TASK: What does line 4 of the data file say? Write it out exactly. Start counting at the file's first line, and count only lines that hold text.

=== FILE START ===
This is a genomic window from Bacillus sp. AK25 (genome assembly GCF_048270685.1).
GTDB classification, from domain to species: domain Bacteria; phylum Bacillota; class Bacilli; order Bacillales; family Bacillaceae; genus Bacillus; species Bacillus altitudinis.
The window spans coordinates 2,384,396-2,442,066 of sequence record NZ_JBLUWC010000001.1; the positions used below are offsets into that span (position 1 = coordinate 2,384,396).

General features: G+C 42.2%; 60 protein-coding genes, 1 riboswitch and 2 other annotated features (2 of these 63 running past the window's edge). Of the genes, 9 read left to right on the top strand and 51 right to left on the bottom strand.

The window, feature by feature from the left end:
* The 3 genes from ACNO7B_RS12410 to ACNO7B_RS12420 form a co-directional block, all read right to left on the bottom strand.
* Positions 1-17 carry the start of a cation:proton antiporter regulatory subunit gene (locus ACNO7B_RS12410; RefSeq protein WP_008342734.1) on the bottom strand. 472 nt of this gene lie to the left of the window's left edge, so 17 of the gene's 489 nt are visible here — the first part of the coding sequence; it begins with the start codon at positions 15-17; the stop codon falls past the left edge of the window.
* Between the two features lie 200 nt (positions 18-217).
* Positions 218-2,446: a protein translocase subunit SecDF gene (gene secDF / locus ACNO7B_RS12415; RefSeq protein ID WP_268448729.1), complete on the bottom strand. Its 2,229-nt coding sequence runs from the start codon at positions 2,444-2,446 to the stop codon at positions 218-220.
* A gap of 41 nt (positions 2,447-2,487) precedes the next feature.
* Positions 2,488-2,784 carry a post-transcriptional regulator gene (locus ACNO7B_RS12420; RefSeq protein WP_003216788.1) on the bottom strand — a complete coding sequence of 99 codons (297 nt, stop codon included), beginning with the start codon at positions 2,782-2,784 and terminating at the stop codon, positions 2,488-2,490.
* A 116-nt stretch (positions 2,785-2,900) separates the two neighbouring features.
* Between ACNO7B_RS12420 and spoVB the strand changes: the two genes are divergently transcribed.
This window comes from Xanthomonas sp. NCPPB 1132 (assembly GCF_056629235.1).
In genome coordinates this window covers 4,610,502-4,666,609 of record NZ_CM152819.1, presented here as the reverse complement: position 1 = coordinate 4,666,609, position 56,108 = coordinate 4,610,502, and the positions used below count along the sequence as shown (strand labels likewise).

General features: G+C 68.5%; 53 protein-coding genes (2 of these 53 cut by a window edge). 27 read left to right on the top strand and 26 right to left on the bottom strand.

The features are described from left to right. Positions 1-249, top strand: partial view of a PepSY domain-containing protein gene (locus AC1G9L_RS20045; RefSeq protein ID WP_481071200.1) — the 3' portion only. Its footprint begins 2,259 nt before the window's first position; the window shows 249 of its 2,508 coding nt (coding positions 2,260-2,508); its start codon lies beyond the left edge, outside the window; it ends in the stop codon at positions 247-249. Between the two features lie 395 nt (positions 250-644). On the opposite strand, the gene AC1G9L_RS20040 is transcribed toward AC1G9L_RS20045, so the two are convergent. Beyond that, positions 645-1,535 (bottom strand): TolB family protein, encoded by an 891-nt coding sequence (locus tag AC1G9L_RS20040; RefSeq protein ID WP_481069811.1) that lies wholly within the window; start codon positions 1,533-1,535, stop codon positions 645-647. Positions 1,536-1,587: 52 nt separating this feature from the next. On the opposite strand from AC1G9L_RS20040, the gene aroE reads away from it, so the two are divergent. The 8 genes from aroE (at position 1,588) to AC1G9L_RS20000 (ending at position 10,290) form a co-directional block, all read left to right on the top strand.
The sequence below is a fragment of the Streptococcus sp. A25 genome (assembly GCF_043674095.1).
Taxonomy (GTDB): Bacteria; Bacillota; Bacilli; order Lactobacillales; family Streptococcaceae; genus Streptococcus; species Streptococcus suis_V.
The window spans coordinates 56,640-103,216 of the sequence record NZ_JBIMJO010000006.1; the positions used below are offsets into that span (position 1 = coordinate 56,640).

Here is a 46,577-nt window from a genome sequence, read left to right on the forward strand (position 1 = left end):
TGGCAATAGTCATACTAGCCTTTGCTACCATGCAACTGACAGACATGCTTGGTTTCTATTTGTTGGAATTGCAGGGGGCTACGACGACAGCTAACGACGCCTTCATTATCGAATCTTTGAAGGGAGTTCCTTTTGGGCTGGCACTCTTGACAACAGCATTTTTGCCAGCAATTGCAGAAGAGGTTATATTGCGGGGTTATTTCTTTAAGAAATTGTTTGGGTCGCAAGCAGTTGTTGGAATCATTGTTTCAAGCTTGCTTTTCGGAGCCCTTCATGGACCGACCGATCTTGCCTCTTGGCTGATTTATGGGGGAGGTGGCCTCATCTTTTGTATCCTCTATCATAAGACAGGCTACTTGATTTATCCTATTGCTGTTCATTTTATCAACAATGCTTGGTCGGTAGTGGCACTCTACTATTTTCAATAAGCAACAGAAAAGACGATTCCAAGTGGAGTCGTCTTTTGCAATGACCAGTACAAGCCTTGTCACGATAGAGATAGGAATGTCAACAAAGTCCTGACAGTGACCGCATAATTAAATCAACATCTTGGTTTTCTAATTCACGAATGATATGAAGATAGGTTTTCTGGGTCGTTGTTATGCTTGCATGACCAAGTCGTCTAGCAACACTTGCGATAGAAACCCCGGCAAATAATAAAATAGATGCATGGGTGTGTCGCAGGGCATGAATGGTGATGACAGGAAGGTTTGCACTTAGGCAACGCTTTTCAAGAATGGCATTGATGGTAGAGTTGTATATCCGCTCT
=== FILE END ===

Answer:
General features: G+C 42.2%; 60 protein-coding genes, 1 riboswitch and 2 other annotated features (2 of these 63 running past the window's edge). Of the genes, 9 read left to right on the top strand and 51 right to left on the bottom strand.